As readers of this blog will know I have been highlighting the role of shale oil and gas exploration and production for some time.
Over 50% of the natural gas used in British Columbia today comes from fracked wells. And that is rising. All the LNG projects proposed in British Columbia are based on using fracked gas. The US conversion from coal and oil electricity production to using natural gas from their shale revolution of fracked wells is well underway. The U.K. has recently reversed course ( their own expensive offshore hydro carbon production is dwindling) and is now allowing shale drilling. They finally realized that wind and solar, ( expensive and intermittent , not to mention massive land grabbing , bird kill and noise and related problems near homes) are not the answer . Base , constant power will be needed .
Many still fail to realize the major role of shale oil and gas in what has happened and is happening right before our very eyes in North America. Some Commentators are so fixed on the past, the Middle East , that they missed , and are missing that which is close . And I have had people argue with me that the Middle East , i.e. Saudis Arabia and OPEC will wipe out the shale industry. That is a sure sign of lack of understanding . Of course, not all are in this camp , obviously. Recent articles and reports are now emphasizing the nimble, technological nature of shale exploration and production.
And it continues to surprise getting better all the time, thanks to good old capitalism. It is shale oil and gas exploration and production that is the single most important factor that saved Obama , economically . Without it this slow recovery would have been a disaster. Note excerpts of a recent article by Mark P. Mills of the Manhatten Institute:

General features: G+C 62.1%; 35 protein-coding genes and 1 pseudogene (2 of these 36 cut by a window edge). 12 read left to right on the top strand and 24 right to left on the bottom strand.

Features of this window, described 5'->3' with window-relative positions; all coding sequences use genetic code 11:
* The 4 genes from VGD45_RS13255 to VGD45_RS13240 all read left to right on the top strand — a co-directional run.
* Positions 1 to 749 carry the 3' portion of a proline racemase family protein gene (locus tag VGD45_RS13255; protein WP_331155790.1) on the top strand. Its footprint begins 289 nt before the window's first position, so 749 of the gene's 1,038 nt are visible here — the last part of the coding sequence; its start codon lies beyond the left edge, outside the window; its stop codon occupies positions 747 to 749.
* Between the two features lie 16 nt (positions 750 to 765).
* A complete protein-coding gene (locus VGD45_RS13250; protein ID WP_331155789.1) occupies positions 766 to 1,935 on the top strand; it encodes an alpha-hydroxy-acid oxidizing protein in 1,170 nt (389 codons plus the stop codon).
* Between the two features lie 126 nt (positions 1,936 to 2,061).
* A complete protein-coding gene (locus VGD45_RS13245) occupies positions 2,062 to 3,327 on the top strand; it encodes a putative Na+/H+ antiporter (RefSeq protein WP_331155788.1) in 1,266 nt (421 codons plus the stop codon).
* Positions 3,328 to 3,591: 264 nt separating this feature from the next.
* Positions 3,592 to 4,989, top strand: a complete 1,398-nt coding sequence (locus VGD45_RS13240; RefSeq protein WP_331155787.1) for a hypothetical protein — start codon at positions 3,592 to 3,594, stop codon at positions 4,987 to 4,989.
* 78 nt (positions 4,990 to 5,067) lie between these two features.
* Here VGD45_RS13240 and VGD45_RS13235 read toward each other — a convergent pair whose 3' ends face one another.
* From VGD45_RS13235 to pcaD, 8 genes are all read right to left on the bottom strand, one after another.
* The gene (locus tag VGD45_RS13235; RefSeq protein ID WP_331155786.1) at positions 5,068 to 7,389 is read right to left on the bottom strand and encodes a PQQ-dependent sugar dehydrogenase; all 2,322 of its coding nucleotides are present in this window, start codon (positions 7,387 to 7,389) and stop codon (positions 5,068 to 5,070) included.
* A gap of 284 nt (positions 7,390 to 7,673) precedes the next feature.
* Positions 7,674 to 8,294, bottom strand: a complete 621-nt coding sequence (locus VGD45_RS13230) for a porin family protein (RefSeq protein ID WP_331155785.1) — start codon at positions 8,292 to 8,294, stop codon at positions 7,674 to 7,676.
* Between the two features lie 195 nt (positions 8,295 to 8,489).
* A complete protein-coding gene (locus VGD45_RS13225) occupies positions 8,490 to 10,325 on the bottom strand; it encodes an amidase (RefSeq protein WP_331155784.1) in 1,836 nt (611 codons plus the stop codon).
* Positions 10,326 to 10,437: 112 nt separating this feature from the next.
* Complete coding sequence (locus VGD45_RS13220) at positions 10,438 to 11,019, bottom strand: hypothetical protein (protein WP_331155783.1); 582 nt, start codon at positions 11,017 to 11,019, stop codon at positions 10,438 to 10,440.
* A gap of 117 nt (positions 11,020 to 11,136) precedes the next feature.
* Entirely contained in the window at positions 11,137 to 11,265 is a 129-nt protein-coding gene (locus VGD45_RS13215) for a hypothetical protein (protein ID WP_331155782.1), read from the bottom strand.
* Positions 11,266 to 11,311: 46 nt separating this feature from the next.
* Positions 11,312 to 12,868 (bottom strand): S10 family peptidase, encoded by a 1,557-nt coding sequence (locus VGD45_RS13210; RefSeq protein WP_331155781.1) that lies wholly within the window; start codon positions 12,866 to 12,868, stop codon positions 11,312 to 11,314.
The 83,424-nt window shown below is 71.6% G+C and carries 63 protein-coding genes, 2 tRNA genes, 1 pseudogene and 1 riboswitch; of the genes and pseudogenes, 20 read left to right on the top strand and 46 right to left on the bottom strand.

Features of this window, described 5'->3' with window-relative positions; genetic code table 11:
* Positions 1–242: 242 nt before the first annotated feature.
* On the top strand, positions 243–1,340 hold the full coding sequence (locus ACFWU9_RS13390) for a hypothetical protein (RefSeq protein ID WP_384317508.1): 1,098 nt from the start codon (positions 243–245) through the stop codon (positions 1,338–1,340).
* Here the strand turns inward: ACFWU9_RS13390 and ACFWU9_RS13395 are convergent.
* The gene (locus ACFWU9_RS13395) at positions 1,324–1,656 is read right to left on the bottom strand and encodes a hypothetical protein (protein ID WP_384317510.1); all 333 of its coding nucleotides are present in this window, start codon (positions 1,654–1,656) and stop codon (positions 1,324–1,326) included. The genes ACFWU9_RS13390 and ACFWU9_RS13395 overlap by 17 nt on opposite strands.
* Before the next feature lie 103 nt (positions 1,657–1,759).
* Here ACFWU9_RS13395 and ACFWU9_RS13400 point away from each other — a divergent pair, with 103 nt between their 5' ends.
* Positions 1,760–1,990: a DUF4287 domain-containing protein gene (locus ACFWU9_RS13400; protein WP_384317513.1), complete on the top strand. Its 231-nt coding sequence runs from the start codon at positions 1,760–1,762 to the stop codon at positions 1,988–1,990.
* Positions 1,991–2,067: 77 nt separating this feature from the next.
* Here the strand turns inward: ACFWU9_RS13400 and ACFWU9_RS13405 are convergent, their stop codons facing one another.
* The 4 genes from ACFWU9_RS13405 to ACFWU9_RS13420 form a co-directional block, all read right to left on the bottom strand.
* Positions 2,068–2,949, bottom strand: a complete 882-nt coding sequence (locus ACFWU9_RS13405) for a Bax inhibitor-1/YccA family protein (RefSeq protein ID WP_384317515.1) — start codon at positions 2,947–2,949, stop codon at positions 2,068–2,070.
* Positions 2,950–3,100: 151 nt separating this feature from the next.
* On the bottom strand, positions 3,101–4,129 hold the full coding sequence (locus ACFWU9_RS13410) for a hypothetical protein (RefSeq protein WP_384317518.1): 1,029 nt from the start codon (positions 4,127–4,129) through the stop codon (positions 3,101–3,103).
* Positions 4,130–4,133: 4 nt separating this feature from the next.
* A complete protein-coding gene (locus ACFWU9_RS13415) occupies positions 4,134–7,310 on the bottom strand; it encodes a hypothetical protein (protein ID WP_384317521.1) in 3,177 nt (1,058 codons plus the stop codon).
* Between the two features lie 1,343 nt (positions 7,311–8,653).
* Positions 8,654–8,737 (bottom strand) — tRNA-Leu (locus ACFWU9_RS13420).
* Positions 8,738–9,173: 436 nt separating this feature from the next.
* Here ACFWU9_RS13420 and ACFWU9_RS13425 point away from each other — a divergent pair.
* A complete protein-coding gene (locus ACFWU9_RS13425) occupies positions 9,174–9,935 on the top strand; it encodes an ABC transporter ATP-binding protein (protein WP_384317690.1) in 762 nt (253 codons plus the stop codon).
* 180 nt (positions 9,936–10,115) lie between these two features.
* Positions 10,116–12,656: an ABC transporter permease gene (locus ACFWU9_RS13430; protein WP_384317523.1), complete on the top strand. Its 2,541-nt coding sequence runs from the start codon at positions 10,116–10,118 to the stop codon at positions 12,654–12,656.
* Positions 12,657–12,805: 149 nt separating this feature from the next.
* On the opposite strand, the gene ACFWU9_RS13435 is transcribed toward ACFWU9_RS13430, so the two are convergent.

‘Here’s the big question, the one that makes this cycle different: What happens to shale oil? The jobs and revenues from America’s newest industry literally kept the country out of recession during the years of tepid growth that have characterized the current administration.
The bad news is that there will be more pain to come. Low prices will continue to drive out companies that are overleveraged or poor performers. Stronger firms might suffer collateral damage. In the end, though, most companies will survive. Many will emerge well positioned for the next cycle, having acquired new assets (at distressed costs) that can be deployed as demand rises.
Even with China’s economy slowing, global oil use will still rise by 1.3 million barrels a day this year—equal to the peak daily output of the entire Bakken Shale field. Middle-class automobile ownership in Asia is rising steadily, from today’s average of 60 to 80 cars per 1,000 residents toward the West’s 600 to 800 cars. All the fundamentals point to growing demand for oil.
When prices rise again, even modestly, as they eventually will, shale producers will be ready—and this is what worries OPEC, Russia and Iran. Many foreign producers need oil above $80 a barrel to balance their national budgets. Yet industry experts at RBN Energy foresee vast swaths of American shale profitable at just north of $40 a barrel. And it can come online extremely quickly.
The billion-dollar projects of conventional oil require long planning by enormous corporations or nation-state monopolists. Each shale well is comparatively tiny—which is why tens of thousands are drilled. Permits are obtained in weeks on private and state lands (where so much shale resides), and the wells are drilled in months instead of years. Structurally speaking, shale resembles a multitude of small tech-factories “manufacturing” oil from rocks.
When prices tick up, thousands of profit-seeking investors make individual decisions to turn each factory’s switch to “on.” That’s how the U.S. so rapidly achieved, from 2009 to 2015, the record-breaking rise in production of four million barrels a day. Remember, global prices are affected by changes of only one to two million barrels a day. The upshot is that absent something like a major war, oil prices won’t be able to spike again. That’s especially true now that America can finally sell oil in world markets, courtesy of Congress’s recent lifting of the export ban.
Shale 2.0, when it comes, will be even better. The technology is advancing at a speed usually associated with Silicon Valley. Over the past half-decade, average output per rig has risen at least 400%. Productivity rose 40% last year, despite cost constraints. The rigs are getting cheaper, and the efficiencies brought by the latest tools—from data analytics to robotics to advanced materials—have yet to be deployed.’
This is the new energy reality.
And it was American ingenuity and private enterprise! Even overcoming an intrusive Federal State thanks to state and private land . Oh, the wonders of federalism and property rights !
That’s why in the long term Command Economies can never win .